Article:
Mature Women and Their Healthcare Provider Interactions

Survey Results


WOACA is proud to present the final results of the ongoing survey of women over the age of 50; the “Mature Women and Their Healthcare Provider Interactions” survey.   

This survey was created for WOACA by MNR Analytics, Portland, OR, and designed by Rebecca Block, PhD. It was partially funded by generous grants from Central Drug, Portland, Oregon.

We also sincerely thank the hundreds of women who have taken the time to complete the survey. It is their voice that we would like to share in this post.

This summary includes the responses of 404 women. As more women complete the survey, their responses will be included. For those with a science background, the group of women who responded were a “cross-sectional, non-representative, non-comparative” sample. In other words, it is possible that the women who completed the survey may not represent the experiences of other women over the age of 50 living in different circumstances, different regions of the country and coming from different cultural backgrounds.

The women who have responded are: mostly white (83%), mostly well-educated (91% have some post-high school education), mostly heterosexual (92%), mostly between the ages of 50 and 64 (77%), have a regular primary care clinician (90%) and most have some form of private health insurance (71%). In addition, many are working (56% work full-time) and most have access to a computer (over 90% of surveys were completed online).

The following tables display some of the most interesting results from the survey.

 
 

Table 1. When asked with whom they share sensitive health information, a significant proportion (14%) revealed difficulty sharing this information with their clinicians. In addition, many reported not sharing this kind of information with family or friends, either. The low numbers for “mental health professional” suggests, as other studies have shown, that older women have difficulty accessing professional mental health counseling when they need it.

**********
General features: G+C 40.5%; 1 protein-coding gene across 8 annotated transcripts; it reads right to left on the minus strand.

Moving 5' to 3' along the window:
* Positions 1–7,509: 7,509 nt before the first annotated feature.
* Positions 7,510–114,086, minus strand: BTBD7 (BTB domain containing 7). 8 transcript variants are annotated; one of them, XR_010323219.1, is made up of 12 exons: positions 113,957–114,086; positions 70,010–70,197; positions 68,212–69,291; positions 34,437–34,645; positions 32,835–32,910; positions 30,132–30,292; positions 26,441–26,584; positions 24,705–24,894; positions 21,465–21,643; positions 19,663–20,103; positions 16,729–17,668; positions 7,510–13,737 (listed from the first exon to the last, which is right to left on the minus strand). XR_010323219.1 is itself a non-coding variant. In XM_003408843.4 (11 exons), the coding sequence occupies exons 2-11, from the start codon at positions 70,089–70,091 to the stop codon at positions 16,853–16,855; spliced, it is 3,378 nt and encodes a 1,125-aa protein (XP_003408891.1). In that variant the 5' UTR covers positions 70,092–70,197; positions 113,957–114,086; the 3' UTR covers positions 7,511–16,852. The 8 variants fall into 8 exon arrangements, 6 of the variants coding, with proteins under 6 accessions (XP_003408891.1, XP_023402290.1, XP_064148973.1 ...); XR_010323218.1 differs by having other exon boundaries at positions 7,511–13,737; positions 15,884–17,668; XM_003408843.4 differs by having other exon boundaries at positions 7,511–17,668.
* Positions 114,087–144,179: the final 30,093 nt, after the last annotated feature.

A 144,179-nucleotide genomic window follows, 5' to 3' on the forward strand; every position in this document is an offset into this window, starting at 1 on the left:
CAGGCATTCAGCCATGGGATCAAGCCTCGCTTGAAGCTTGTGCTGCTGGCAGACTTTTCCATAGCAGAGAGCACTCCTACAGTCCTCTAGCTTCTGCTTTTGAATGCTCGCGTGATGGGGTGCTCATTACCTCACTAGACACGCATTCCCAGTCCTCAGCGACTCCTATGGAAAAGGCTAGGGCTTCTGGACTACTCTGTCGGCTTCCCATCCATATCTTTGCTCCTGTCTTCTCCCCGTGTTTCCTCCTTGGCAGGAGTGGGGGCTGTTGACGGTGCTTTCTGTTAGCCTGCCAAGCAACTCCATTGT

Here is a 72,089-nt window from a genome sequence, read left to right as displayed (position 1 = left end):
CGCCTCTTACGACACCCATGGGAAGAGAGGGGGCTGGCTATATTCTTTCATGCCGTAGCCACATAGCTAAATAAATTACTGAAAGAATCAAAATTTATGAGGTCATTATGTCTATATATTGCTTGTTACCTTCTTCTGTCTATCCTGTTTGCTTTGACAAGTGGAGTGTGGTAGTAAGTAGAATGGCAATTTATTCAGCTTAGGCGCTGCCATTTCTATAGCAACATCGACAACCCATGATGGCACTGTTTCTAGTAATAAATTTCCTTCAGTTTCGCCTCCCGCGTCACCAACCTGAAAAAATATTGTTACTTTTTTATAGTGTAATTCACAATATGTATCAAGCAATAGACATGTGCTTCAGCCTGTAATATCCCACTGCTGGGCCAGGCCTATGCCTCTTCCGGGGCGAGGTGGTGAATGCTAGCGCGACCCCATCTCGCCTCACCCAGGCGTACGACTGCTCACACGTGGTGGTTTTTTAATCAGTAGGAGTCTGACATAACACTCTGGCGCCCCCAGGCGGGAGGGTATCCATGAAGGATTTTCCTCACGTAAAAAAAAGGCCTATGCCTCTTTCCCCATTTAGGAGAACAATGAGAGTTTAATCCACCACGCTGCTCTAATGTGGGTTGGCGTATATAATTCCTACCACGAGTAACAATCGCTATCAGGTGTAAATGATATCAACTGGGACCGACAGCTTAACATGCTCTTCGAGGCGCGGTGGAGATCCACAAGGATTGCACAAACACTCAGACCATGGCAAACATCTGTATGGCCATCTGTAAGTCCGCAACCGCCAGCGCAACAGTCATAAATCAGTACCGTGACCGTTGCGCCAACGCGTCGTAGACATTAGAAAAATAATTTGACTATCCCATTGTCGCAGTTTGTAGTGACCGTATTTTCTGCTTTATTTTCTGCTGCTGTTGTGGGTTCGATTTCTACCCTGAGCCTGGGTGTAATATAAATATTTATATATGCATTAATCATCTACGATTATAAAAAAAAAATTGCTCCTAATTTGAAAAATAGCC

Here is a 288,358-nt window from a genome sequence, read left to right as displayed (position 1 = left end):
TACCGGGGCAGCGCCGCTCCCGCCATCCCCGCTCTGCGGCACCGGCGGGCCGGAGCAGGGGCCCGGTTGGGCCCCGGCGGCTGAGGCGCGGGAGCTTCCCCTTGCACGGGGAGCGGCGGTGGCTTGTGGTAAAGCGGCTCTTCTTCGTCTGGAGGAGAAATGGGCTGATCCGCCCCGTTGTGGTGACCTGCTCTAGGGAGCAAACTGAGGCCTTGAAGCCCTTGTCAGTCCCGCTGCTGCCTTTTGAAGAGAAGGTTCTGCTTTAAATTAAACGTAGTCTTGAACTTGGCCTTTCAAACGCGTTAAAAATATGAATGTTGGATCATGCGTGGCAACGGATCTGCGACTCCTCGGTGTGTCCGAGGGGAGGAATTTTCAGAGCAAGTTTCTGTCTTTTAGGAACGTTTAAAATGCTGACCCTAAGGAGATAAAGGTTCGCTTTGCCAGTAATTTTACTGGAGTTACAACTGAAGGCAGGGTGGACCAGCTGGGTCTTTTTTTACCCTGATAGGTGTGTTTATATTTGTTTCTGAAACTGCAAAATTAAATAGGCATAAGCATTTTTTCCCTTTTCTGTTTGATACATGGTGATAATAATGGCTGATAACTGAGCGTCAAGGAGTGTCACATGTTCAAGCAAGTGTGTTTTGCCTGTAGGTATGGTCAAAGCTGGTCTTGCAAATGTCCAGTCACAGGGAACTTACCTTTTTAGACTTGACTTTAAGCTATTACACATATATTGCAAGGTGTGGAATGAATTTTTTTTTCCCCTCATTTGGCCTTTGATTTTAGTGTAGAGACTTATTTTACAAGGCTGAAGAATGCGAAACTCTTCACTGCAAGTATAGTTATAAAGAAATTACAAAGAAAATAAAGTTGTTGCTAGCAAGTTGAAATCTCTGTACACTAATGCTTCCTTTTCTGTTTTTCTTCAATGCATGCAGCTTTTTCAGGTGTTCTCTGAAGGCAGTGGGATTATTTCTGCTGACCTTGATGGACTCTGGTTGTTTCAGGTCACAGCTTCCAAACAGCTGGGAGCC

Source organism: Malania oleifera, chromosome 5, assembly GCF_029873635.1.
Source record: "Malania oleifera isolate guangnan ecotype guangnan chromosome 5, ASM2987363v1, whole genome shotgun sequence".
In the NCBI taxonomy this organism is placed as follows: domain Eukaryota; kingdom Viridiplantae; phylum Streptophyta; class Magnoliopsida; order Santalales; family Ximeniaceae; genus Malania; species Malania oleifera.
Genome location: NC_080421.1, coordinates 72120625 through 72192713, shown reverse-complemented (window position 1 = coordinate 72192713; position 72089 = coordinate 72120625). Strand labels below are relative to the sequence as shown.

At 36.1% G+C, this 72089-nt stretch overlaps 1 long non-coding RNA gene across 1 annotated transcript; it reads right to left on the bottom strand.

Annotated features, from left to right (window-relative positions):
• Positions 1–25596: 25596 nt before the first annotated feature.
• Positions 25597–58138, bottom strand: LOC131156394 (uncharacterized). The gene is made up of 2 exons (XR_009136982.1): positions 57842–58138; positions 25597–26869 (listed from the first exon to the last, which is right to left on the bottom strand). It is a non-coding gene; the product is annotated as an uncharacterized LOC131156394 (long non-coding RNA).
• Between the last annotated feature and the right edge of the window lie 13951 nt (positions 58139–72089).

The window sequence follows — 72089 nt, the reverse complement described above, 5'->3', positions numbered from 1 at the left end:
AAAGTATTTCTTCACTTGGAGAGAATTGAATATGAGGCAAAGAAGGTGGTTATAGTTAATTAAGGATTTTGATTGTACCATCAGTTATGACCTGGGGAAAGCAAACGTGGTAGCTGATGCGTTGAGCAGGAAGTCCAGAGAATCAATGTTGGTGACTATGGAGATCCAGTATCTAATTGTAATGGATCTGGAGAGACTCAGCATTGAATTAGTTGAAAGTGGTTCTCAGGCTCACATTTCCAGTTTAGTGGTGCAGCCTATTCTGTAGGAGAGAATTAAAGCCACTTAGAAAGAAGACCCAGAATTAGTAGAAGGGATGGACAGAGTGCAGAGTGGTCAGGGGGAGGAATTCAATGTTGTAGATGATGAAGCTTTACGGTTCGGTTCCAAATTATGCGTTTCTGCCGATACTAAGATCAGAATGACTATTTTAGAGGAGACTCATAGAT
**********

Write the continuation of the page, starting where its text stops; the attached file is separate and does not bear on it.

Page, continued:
Table 1. 

Table 1. 

 

Table 2. When asked who they could rely on for emotional support when dealing with health problems, a spouse/partner and close friends topped the list; medical professionals are not viewed as a source of emotional support. Adult children provide support for fewer than half of our respondents and friends appear to play the largest role in providing emotional support.

  Table 2.

Table 2.

 

Table 3. When asked who they could rely on for sexual well-being support a spouse/partner topped the list but many (35%) never discussed sexual health with an intimate partner and even less often with friends or other family members. Patients, as has been suggested in many other studies, do not see clinical professionals as a source of support for these health concerns of the most private and sensitive nature.

  Table 3.

Table 3.

 

Table 4. When asked about the health-related issues they discussed with their clinicians many women reported that their clinicians asked about general well being at every visit. Those numbers change significantly when more specific health-relevant issues are involved. Fewer than half the group had ever been asked about their social/economic support or sexual relationships. Most said they would be comfortable discussing problems in these areas if asked.

  Table 4.

Table 4.

 

Table 5. When asked where they go for information about health issues most said their information comes from their healthcare clinician, health-related web sites and print materials. Just over half of the group got information from friends or family.

  Table 5.

Table 5.

 
 

The results of this survey support the observations that Jacki Gethner has made through thousands of conversations with women of a certain age over the last three decades. If you have not taken the survey, please add your voice to the 450-plus women who have contributed.

This survey is the first step in WOACA’s renewed commitment to understanding the challenges and barriers older women face as they navigate the health system and negotiate their care with their clinicians. WOACA will continue to add insights and knowledge through additional research in the coming years. WOACA will also use this information to inform patients, clinical care teams and the general community about health issues relevant to women over the age of 50.

Based on our focus group, which was highly successful, please look forward to participating in an updated survey in how women feel about their healthcare providers.

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